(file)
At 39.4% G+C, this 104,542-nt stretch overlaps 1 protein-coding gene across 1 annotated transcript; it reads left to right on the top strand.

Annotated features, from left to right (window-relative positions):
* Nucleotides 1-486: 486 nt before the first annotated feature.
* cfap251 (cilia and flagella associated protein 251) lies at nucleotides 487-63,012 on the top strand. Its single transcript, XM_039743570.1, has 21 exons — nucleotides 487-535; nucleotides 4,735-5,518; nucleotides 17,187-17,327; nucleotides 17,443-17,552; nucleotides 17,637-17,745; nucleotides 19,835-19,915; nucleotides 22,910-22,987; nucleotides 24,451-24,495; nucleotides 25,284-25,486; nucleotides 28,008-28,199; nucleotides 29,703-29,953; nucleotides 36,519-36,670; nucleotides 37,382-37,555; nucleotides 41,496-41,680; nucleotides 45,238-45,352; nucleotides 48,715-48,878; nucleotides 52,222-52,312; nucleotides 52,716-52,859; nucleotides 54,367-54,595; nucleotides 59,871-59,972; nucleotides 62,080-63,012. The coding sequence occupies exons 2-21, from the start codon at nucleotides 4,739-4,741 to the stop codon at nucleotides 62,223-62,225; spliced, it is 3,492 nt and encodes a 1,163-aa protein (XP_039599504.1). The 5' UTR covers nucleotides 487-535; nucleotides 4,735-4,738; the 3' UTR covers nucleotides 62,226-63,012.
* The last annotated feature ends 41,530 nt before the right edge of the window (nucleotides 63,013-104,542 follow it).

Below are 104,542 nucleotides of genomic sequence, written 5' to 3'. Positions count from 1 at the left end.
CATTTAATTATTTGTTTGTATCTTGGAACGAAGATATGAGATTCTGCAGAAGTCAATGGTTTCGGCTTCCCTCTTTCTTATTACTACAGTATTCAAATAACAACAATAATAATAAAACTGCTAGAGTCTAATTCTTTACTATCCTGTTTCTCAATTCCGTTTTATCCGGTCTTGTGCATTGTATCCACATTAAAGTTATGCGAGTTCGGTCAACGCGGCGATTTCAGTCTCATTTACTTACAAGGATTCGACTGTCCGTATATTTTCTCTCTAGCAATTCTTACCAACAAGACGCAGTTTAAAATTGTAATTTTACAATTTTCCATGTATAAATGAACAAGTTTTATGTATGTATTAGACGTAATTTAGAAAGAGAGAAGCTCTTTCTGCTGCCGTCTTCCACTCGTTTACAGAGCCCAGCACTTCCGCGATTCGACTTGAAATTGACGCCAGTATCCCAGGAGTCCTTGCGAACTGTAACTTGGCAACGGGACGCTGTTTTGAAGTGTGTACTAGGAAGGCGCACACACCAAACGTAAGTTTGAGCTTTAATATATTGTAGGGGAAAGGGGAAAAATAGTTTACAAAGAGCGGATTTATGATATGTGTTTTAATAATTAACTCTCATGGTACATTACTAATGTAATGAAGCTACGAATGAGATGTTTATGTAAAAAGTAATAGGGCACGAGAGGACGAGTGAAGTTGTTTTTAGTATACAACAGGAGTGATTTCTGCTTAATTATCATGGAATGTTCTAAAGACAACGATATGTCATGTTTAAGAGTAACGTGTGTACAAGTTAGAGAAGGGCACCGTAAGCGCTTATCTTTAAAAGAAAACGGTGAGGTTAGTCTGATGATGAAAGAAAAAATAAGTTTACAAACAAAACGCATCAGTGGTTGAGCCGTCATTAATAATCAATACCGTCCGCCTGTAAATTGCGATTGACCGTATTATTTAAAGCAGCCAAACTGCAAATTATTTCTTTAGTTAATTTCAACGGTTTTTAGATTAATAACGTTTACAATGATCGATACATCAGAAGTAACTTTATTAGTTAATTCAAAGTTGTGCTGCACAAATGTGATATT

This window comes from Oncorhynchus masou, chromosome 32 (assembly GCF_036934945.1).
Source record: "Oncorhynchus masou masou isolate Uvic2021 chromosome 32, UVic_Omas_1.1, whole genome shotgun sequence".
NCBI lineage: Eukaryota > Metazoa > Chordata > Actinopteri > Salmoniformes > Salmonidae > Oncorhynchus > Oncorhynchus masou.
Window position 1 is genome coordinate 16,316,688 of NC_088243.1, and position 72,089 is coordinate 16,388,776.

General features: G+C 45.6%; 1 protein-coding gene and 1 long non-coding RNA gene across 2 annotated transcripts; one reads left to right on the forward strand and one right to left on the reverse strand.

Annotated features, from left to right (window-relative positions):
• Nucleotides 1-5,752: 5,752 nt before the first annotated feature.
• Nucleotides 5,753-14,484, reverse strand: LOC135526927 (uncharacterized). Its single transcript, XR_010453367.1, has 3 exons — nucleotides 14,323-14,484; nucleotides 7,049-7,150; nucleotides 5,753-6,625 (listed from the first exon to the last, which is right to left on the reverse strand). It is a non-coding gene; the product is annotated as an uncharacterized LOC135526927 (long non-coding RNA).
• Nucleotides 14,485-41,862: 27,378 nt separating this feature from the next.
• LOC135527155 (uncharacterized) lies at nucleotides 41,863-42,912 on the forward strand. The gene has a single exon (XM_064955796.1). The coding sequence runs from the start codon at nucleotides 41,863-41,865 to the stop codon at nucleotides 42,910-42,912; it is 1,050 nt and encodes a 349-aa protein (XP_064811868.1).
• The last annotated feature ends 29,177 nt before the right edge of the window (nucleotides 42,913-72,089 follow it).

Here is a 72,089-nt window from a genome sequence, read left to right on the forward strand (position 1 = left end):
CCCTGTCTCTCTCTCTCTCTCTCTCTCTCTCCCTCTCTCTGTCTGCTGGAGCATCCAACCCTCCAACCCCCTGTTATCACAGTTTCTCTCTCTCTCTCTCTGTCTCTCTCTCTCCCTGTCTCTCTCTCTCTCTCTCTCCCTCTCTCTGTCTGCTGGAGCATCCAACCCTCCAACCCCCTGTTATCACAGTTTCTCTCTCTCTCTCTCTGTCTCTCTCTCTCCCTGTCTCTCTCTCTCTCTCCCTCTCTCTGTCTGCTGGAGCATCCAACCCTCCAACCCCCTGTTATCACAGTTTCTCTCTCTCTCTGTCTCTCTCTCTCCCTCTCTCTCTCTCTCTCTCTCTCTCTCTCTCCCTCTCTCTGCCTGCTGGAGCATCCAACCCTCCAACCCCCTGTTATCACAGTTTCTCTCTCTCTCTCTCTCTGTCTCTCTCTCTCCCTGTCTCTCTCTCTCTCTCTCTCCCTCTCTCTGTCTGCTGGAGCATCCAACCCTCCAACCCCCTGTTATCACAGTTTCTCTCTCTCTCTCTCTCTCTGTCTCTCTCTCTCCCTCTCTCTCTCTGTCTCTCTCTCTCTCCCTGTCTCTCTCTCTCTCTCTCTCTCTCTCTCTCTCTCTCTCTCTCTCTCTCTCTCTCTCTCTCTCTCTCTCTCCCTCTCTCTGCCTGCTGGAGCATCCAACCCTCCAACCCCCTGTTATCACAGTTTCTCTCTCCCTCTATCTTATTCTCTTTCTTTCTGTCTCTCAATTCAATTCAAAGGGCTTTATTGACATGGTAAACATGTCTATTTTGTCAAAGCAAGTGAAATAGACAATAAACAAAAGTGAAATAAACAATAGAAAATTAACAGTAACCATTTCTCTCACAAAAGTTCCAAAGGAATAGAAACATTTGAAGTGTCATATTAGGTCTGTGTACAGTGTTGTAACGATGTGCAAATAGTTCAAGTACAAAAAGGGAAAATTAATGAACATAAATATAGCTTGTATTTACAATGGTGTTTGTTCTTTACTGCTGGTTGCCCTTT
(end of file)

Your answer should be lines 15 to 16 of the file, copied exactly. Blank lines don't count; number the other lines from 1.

• Nucleotides 5,753-14,484, reverse strand: LOC135526927 (uncharacterized). Its single transcript, XR_010453367.1, has 3 exons — nucleotides 14,323-14,484; nucleotides 7,049-7,150; nucleotides 5,753-6,625 (listed from the first exon to the last, which is right to left on the reverse strand). It is a non-coding gene; the product is annotated as an uncharacterized LOC135526927 (long non-coding RNA).
• Nucleotides 14,485-41,862: 27,378 nt separating this feature from the next.